If you haven't heard about the problems in Canada in 2007 relating to Passport Canada's inability to cope with the massive influx of applicants below is one opinion piece from the Vancouver Sun at the time. There's not much individuals can do when there is a massive backlog of applications...but you can apply now to beat the rush when almost everybody on both sides of the border will need a passport to travel across the International Boundary by land.

It's time for heads to roll at Passport Canada
Vancouver Sun

What is it going to take for the managers at Passport Canada to get their act together? Furious people waiting in endless lines, angry letters and phone calls to Passport Canada staff and to newspapers, and media reports and editorials so far seem to have had little effect.

The lineups continue, as does Passport Canada's practice of telling people that they're not going to be seen after they've waited hours in the cold and rain. In fact, the agency's arrogance has reached new heights in the past few weeks.

Consider, for example, The Vancouver Sun's attempts to find out merely who's in charge of the Vancouver office. Calls to the offices of Prime Minister Stephen Harper, Foreign Affairs Minister Peter MacKay and Public Safety Minister Stockwell Day failed to yield an answer.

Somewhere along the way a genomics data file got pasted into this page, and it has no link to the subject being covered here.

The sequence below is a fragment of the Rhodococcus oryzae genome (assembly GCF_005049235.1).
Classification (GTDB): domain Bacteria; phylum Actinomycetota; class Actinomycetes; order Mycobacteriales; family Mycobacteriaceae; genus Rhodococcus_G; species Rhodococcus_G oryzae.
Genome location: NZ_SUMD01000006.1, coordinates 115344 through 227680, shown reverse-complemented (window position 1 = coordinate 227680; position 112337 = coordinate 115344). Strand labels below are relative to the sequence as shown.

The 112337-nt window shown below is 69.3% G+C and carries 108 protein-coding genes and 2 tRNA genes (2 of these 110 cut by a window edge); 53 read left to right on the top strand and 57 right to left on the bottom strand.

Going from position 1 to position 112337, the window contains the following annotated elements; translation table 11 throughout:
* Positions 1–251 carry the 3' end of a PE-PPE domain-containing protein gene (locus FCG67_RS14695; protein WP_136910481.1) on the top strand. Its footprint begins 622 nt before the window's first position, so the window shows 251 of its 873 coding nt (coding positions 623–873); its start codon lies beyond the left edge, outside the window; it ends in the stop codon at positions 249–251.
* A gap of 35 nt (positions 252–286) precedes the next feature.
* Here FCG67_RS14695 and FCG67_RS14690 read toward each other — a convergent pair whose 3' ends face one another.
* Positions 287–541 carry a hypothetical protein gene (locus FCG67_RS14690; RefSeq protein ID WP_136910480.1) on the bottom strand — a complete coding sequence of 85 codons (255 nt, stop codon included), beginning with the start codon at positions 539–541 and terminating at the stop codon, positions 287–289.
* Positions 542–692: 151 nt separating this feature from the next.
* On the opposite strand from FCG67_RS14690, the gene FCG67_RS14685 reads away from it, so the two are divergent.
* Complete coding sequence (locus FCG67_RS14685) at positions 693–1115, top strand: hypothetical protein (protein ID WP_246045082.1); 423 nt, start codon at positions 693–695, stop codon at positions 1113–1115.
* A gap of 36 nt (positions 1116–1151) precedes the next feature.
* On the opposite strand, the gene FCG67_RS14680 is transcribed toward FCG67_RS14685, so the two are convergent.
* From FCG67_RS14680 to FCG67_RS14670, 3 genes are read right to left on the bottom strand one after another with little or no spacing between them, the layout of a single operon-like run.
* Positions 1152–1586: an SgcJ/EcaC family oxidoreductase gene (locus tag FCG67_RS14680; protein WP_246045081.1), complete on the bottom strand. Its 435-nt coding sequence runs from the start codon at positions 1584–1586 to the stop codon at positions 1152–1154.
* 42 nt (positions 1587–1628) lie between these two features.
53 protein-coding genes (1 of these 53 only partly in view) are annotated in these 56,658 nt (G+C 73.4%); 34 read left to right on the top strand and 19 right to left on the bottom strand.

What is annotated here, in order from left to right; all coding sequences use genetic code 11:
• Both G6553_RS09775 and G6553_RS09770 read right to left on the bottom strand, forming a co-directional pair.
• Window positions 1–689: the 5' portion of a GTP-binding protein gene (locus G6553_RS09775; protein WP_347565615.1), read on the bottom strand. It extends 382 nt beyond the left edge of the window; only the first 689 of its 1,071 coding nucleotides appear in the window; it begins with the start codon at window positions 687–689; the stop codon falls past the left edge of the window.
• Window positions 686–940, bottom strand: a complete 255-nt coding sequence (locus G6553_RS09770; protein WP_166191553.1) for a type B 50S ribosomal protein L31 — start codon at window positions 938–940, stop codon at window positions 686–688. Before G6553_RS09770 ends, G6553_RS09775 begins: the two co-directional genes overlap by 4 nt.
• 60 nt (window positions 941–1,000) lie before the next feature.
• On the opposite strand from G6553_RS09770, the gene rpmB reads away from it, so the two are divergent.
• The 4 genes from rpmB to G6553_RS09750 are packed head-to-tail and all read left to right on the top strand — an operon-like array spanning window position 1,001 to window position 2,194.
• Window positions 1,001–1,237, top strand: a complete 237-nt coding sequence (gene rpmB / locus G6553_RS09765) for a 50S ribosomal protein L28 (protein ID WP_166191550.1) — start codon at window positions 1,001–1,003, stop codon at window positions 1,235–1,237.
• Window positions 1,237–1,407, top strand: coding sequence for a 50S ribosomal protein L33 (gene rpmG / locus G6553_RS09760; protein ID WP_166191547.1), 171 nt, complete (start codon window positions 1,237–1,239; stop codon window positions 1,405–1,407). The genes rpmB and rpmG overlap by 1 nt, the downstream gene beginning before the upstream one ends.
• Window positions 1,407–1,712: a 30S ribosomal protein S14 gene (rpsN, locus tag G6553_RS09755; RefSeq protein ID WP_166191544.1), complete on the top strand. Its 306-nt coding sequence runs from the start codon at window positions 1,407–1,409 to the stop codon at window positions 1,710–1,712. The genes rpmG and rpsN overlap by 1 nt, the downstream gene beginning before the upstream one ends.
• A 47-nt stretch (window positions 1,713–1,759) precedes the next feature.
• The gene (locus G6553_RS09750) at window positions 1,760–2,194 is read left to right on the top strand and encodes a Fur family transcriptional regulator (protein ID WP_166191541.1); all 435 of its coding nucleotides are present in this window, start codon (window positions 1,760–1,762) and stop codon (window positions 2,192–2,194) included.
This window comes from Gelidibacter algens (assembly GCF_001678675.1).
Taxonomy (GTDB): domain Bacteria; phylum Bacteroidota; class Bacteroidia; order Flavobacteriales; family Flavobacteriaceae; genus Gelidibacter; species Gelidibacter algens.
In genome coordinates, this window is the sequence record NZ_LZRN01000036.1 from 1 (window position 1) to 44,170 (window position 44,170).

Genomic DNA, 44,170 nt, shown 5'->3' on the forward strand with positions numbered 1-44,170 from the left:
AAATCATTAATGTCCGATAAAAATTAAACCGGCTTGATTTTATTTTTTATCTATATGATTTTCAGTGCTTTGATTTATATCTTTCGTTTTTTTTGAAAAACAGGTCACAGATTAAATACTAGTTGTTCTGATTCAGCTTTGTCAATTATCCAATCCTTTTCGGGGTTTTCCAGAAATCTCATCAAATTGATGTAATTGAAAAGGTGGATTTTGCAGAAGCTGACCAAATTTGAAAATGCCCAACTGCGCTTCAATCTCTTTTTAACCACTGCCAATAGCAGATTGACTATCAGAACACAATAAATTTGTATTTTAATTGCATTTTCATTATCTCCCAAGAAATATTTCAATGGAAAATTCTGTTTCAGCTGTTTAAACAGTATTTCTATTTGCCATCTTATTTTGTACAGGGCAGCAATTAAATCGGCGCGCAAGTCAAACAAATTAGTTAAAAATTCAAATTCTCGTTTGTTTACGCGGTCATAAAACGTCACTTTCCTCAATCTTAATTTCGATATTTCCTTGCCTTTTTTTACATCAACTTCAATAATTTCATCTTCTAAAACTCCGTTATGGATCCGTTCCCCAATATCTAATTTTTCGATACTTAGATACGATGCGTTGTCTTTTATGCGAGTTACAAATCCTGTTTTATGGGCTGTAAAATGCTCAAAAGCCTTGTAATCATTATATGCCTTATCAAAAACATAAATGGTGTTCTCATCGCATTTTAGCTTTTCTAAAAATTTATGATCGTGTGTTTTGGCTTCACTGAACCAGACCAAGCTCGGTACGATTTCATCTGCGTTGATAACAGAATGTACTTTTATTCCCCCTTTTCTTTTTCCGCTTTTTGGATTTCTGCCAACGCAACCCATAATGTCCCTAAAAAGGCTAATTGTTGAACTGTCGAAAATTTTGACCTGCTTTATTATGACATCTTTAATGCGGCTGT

Letters and phone calls to Passport Canada CEO Gerald Cossette went unreturned, which suggests he has no interest in serving the public or taking responsibility for the mess he's created. And Ottawa-based Passport Canada representative Fabian Lengelle told a reporter that he wasn't sure whether he should release the name of the person in charge in Vancouver. Now that's hardly the right attitude for a government agency that's supposed to be serving the public.

Ultimately, it took a tip from the public for The Sun to learn that Hal Hickey is the director of Passport Canada's western region. Naturally, Hickey couldn't be reached for comment.

Perhaps these men are hiding because they don't have a clue as to what they're doing. After all, there's plenty of evidence to show Passport Canada's negligence. It's now been more than three months since the Western Hemisphere Travel Initiative -- which requires Canadians travelling by air to the U.S. to present a passport -- went into effect. That should have been more than enough time for the agency to have resolved the continuing problems.

In fact, Passport Canada had a lot longer than three months to prepare for the increase in passport applications. Auditor-General Sheila Fraser warned the federal government in mid-2006 that the agency wasn't ready for the increase in applications. Naturally, nothing was done -- which has led to the current crisis.

Despite Fraser's warning, Passport Canada doesn't even seem willing to admit its negligence. Lengelle, who to his credit is one of the few officials willing to even speak to the media, denied that the agency was unprepared, allowing only that it was "under-prepared."

However Lengelle wants to spin it, Passport Canada officials were and are negligent, and were and are arrogant. Since they seem unable or unwilling to resolve the problem -- and unwilling to even respond to public inquiries -- it's high time that we hear from Peter MacKay or Stephen Harper on this matter.

Even more so, it's time they dealt with the officials at Passport Canada, the public servants who have little interest in serving the public.